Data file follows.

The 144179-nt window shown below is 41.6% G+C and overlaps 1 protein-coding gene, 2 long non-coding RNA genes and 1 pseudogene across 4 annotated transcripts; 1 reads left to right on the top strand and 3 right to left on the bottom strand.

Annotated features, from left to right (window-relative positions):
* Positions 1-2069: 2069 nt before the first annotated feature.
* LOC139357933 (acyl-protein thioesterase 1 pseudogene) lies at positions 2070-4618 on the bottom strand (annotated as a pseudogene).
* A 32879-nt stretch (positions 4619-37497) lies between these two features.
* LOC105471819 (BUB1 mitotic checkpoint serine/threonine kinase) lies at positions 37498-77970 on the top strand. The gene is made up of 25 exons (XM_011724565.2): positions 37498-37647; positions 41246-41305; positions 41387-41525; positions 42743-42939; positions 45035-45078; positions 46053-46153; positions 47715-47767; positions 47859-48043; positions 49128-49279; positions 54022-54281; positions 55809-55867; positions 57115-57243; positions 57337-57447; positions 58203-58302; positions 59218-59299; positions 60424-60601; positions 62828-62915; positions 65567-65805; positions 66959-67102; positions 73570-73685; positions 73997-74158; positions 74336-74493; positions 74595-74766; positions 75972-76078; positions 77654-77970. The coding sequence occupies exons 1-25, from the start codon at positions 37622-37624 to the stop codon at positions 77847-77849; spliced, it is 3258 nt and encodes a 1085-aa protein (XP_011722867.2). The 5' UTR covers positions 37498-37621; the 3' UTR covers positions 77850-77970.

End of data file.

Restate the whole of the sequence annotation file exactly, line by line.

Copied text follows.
The 144179-nt window shown below is 41.6% G+C and overlaps 1 protein-coding gene, 2 long non-coding RNA genes and 1 pseudogene across 4 annotated transcripts; 1 reads left to right on the top strand and 3 right to left on the bottom strand.

Annotated features, from left to right (window-relative positions):
* Positions 1-2069: 2069 nt before the first annotated feature.
* LOC139357933 (acyl-protein thioesterase 1 pseudogene) lies at positions 2070-4618 on the bottom strand (annotated as a pseudogene).
* A 32879-nt stretch (positions 4619-37497) lies between these two features.
* LOC105471819 (BUB1 mitotic checkpoint serine/threonine kinase) lies at positions 37498-77970 on the top strand. The gene is made up of 25 exons (XM_011724565.2): positions 37498-37647; positions 41246-41305; positions 41387-41525; positions 42743-42939; positions 45035-45078; positions 46053-46153; positions 47715-47767; positions 47859-48043; positions 49128-49279; positions 54022-54281; positions 55809-55867; positions 57115-57243; positions 57337-57447; positions 58203-58302; positions 59218-59299; positions 60424-60601; positions 62828-62915; positions 65567-65805; positions 66959-67102; positions 73570-73685; positions 73997-74158; positions 74336-74493; positions 74595-74766; positions 75972-76078; positions 77654-77970. The coding sequence occupies exons 1-25, from the start codon at positions 37622-37624 to the stop codon at positions 77847-77849; spliced, it is 3258 nt and encodes a 1085-aa protein (XP_011722867.2). The 5' UTR covers positions 37498-37621; the 3' UTR covers positions 77850-77970.